Standard & Poor's has revised down its growth expectations for Asia-Pacific economies in 2008 and 2009. It says key conclusions from a quarterly assessment of the region indicate that the main threat to growth has shifted from the slowdown in the US to inflationary pressures and the efforts by the region's governments and central banks to tackle them.
While the outlook has become somewhat more pessimistic, growth momentum will keep the region growing at respectable rates, the rating agency noted.
Dr Subir Gokarn, chief economist, Standard & Poor's Asia-Pacific, said, "With countries allowing domestic fuel prices to increase even partially, there is little question that, as long as oil prices remain at current levels, or even decline moderately, the price adjustments will keep up the pressure on inflation rates across the region. This puts the spotlight on monetary policy."
In a recent quarterly report called "Asia Gauge", Dr. Gokarn further explained that the surge in oil and commodity prices has curtailed central banks' ability to begin easing up on liquidity.
A stable first-quarter performance buoyed by robust domestic demand in countries such as China and India has shifted the region's monetary-policy priority toward curbing inflation, at the cost of growth. Despite growth slowing down in the second quarter, inflation-controlling measures continue.
"With the exception of New Zealand, every country we cover has begun raising policy rates and is expected to continue to do so for the rest of 2008," said Dr. Gokarn.
"As monetary-tightening measures begin to take effect, inflation rates are expected to come down in 2009, with a hardening of interest rates into 2009. As a result of higher prices throughout the region, oil consumption is expected to start declining, thus contributing to a moderation of global oil prices. While oil prices may not rise in 2009, they are expected to remain relatively high, putting pressure on the current accounts of most of the countries in the region."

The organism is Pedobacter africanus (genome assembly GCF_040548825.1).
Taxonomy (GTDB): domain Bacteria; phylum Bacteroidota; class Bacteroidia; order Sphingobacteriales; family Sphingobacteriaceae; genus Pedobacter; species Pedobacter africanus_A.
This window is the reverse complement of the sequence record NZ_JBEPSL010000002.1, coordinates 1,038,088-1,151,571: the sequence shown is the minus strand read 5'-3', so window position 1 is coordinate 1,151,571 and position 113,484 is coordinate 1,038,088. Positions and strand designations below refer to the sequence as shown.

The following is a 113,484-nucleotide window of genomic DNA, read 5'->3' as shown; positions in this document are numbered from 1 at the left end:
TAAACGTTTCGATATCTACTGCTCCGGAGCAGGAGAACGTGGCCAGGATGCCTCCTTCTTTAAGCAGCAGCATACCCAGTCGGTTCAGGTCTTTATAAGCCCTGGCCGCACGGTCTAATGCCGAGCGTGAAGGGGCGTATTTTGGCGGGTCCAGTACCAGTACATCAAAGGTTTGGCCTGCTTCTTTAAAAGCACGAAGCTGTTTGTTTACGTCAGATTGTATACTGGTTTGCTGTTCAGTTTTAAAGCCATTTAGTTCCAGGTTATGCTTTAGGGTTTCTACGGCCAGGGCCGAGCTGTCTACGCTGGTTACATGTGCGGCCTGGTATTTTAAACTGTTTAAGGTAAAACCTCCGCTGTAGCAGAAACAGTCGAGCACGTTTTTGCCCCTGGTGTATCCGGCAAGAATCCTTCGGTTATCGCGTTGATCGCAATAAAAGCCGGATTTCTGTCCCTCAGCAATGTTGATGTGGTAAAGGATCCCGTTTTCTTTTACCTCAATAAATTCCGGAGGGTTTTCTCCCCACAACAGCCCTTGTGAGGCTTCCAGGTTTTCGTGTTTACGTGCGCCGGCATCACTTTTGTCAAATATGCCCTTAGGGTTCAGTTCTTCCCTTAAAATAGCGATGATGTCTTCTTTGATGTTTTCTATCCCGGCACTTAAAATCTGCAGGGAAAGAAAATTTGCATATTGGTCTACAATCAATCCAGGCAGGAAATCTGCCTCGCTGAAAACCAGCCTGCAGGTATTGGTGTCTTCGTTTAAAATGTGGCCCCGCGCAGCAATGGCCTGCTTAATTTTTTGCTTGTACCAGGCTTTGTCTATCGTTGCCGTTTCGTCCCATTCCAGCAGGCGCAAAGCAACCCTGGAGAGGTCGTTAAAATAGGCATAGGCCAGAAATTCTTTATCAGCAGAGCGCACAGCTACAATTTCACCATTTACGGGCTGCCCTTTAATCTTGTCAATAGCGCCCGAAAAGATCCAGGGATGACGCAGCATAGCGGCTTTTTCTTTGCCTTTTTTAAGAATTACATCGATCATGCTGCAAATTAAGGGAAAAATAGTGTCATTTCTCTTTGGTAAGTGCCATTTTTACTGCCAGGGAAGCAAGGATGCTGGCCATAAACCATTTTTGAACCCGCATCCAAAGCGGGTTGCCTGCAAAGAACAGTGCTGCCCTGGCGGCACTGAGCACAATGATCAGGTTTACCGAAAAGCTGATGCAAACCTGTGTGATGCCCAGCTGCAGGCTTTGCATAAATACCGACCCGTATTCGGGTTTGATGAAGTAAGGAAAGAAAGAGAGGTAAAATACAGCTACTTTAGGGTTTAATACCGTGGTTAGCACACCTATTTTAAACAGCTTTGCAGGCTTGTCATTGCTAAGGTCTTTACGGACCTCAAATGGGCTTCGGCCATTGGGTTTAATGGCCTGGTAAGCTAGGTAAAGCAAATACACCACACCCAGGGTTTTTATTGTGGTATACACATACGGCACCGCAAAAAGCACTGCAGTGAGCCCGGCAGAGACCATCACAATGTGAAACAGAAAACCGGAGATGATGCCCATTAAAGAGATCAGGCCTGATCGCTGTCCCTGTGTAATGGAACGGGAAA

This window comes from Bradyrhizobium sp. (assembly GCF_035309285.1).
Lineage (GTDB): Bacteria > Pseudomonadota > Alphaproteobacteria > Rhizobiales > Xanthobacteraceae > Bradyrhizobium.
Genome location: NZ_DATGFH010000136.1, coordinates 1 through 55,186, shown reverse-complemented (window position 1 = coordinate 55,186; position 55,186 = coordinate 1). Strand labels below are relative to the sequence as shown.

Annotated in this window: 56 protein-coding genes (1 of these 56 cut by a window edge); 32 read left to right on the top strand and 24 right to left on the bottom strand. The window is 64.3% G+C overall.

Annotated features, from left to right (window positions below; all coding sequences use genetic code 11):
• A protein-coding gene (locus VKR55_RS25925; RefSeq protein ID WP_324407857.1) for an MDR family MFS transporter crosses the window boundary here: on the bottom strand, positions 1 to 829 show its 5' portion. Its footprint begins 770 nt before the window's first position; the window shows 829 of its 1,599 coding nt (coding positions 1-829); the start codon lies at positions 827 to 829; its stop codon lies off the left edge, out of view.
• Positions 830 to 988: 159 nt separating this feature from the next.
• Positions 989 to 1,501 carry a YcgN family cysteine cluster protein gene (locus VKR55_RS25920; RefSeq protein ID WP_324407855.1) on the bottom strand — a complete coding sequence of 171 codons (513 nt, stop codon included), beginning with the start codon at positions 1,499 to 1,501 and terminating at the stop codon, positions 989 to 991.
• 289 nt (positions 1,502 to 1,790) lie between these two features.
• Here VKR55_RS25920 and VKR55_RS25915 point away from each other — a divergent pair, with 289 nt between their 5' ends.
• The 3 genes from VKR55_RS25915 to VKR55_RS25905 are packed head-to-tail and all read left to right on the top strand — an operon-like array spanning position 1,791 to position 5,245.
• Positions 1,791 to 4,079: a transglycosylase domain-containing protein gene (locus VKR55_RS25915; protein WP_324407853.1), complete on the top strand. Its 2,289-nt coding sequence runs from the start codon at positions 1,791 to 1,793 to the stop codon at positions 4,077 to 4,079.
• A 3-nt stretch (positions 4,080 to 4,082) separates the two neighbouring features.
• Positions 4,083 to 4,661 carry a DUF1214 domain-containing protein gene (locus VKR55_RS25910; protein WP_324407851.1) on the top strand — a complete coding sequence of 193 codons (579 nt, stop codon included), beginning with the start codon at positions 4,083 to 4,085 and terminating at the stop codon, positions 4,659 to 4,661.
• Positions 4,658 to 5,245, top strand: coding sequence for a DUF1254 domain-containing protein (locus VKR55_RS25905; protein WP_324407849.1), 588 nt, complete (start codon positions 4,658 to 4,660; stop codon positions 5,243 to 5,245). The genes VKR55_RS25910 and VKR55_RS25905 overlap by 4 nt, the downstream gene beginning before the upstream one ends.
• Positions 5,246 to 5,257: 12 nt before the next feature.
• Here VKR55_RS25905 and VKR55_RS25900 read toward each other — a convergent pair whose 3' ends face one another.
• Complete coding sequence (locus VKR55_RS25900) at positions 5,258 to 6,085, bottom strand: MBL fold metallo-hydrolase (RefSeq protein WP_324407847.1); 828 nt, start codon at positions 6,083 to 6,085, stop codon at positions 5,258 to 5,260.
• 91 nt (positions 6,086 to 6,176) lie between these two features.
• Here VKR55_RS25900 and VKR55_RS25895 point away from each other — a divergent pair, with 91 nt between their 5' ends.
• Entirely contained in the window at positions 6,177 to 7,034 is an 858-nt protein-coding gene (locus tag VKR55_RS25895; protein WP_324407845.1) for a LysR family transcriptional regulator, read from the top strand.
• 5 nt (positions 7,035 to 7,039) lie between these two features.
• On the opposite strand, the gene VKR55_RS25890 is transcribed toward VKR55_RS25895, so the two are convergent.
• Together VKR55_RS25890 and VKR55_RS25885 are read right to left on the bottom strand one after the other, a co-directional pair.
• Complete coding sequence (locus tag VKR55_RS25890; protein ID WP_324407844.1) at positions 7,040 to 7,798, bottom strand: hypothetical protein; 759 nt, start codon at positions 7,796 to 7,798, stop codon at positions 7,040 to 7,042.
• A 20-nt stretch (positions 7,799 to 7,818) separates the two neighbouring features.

Although Asia will continue to benefit from higher economic growth rates vis-à-vis its global counterparts, regional credit markets face headwinds from domestic and external factors, including inflationary concerns, unfavorable interest rate dynamics, financial exposure, and a rising import bill. A recent Standard & Poor's article titled, "Asia Credit Comment: Can It Stay Above The Fray?" details the evidence from Standard & Poor's ratings-based indicators, suggesting that the negative tone in regional corporate credit quality is slightly more elevated than in previous quarters, even though it is still below the levels observed in the U.S. or Europe.
Devi Aurora, senior director, global fixed income research, added, "While pressures are more visible in light of global frailties, macroeconomic stability is not under threat. Exports continue to be resilient, in part benefiting from reduced dependence on the U.S. compared with a decade ago. In addition, regional domestic demand is accelerating (notably in large markets such as China and India), and the region's net creditor profile and cumulative foreign reserve position are peerless."
In sum, Standard & Poor's believes that even after taking the changed global circumstances into account, the robustness of the growth momentum will keep the Asian region growing, albeit at slower rates amid macroeconomic stability.